Sensory cue inputs and memory-related internal brain activities govern the firing of hippocampal neurons, but which specific firing patterns are induced by either of the two processes remains unclear. We found that sensory cues guided the firing of neurons in rats on a timescale of seconds and supported the formation of spatial firing fields. Independently of the sensory inputs, the memory-related network activity coordinated the firing of neurons not only on a second-long timescale, but also on a millisecond-long timescale, and was dependent on medial septum inputs. We propose a network mechanism that might coordinate this internally generated firing. Overall, we suggest that two independent mechanisms support the formation of spatial firing fields in hippocampus, but only the internally organized system supports short-timescale sequential firing and episodic memory.

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01/15/15 | Effects of long-term representations on free recall of unrelated words.
Katkov M, Romani S, Tsodyks M
Learning & Memory. 2015 Jan 15;22(2):101-8. doi: 10.1101/lm.035238.114

Human memory stores vast amounts of information. Yet recalling this information is often challenging when specific cues are lacking. Here we consider an associative model of retrieval where each recalled item triggers the recall of the next item based on the similarity between their long-term neuronal representations. The model predicts that different items stored in memory have different probability to be recalled depending on the size of their representation. Moreover, items with high recall probability tend to be recalled earlier and suppress other items. We performed an analysis of a large data set on free recall and found a highly specific pattern of statistical dependencies predicted by the model, in particular negative correlations between the number of words recalled and their average recall probability. Taken together, experimental and modeling results presented here reveal complex interactions between memory items during recall that severely constrain recall capacity.

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01/01/15 | Short-term plasticity based network model of place cells dynamics.
Romani S, Tsodyks M
Hippocampus. 2015 Jan;25(1):94-105. doi: 10.1002/hipo.22355

Rodent hippocampus exhibits strikingly different regimes of population activity in different behavioral states. During locomotion, hippocampal activity oscillates at theta frequency (5-12 Hz) and cells fire at specific locations in the environment, the place fields. As the animal runs through a place field, spikes are emitted at progressively earlier phases of the theta cycles. During immobility, hippocampus exhibits sharp irregular bursts of activity, with occasional rapid orderly activation of place cells expressing a possible trajectory of the animal. The mechanisms underlying this rich repertoire of dynamics are still unclear. We developed a novel recurrent network model that accounts for the observed phenomena. We assume that the network stores a map of the environment in its recurrent connections, which are endowed with short-term synaptic depression. We show that the network dynamics exhibits two different regimes that are similar to the experimentally observed population activity states in the hippocampus. The operating regime can be solely controlled by external inputs. Our results suggest that short-term synaptic plasticity is a potential mechanism contributing to shape the population activity in hippocampus.

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10/14/14 | Word length effect in free recall of randomly assembled word lists.
Katkov M, Romani S, Tsodyks M
Frontiers in Computational Neuroscience. 2014 Oct 14;8:129. doi: 10.3389/fncom.2014.00129

In serial recall experiments, human subjects are requested to retrieve a list of words in the same order as they were presented. In a classical study, participants were reported to recall more words from study lists composed of short words compared to lists of long words, the word length effect. The world length effect was also observed in free recall experiments, where subjects can retrieve the words in any order. Here we analyzed a large dataset from free recall experiments of unrelated words, where short and long words were randomly mixed, and found a seemingly opposite effect: long words are recalled better than the short ones. We show that our recently proposed mechanism of associative retrieval can explain both these observations. Moreover, the direction of the effect depends solely on the way study lists are composed.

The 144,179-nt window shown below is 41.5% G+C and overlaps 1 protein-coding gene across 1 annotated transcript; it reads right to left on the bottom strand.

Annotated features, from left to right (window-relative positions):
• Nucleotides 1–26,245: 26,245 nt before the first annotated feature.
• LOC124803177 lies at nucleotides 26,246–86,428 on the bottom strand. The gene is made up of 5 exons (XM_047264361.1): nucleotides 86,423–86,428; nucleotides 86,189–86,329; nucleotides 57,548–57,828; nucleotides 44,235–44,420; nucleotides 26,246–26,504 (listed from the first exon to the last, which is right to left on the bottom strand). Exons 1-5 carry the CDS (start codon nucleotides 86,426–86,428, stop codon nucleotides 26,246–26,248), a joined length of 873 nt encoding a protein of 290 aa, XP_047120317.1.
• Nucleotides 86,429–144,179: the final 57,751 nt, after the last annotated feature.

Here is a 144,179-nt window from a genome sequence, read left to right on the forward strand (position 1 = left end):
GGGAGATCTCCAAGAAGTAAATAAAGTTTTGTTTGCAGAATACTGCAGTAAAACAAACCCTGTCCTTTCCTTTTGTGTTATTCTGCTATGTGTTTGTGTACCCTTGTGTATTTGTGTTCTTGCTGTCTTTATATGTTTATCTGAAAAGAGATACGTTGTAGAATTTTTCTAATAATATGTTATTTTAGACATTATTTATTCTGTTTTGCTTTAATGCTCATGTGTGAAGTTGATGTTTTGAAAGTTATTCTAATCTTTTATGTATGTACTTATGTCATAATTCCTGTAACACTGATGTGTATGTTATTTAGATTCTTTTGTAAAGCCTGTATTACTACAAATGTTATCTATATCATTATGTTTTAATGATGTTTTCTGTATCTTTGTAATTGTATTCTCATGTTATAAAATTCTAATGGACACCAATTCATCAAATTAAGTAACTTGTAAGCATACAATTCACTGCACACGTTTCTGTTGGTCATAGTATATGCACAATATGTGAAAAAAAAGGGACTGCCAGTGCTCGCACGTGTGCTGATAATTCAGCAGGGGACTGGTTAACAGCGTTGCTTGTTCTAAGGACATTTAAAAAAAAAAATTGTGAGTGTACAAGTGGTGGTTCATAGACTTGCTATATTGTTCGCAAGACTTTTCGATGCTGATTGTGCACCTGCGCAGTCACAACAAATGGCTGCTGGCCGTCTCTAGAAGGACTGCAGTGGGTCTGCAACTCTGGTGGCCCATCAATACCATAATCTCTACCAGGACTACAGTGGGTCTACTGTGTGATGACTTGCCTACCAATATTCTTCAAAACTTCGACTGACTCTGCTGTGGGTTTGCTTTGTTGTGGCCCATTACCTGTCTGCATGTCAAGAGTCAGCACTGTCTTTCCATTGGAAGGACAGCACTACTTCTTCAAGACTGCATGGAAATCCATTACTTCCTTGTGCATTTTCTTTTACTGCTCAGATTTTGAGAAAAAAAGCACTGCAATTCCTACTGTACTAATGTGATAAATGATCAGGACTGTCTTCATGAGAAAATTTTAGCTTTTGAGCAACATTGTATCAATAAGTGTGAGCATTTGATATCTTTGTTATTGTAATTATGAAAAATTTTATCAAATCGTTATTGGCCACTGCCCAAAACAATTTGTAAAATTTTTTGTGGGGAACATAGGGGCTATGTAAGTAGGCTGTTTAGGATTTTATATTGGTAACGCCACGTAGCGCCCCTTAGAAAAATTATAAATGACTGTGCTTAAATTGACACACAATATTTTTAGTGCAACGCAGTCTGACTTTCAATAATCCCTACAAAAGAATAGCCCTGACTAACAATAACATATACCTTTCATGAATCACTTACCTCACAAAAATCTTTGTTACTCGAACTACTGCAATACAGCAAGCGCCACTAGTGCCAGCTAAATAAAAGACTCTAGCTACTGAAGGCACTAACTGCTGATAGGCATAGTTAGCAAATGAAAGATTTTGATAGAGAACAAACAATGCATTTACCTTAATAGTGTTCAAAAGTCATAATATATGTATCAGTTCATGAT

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04/17/14 | Continuous attractor network model for conjunctive position-by-velocity tuning of grid cells.
Si B, Romani S, Tsodyks M
PLoS Computational Biology. 2014 Apr 17;10(4):e1003558. doi: 10.1371/journal.pcbi.1003558

The spatial responses of many of the cells recorded in layer II of rodent medial entorhinal cortex (MEC) show a triangular grid pattern, which appears to provide an accurate population code for animal spatial position. In layer III, V and VI of the rat MEC, grid cells are also selective to head-direction and are modulated by the speed of the animal. Several putative mechanisms of grid-like maps were proposed, including attractor network dynamics, interactions with theta oscillations or single-unit mechanisms such as firing rate adaptation. In this paper, we present a new attractor network model that accounts for the conjunctive position-by-velocity selectivity of grid cells. Our network model is able to perform robust path integration even when the recurrent connections are subject to random perturbations.

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10/01/13 | Scaling laws of associative memory retrieval.
Romani S, Pinkoviezky I, Rubin A, Tsodyks M
Neural Computation. 2013 Oct;25(10):2523-44. doi: 10.1162/NECO_a_00499

Most people have great difficulty in recalling unrelated items. For example, in free recall experiments, lists of more than a few randomly selected words cannot be accurately repeated. Here we introduce a phenomenological model of memory retrieval inspired by theories of neuronal population coding of information. The model predicts nontrivial scaling behaviors for the mean and standard deviation of the number of recalled words for lists of increasing length. Our results suggest that associative information retrieval is a dominating factor that limits the number of recalled items.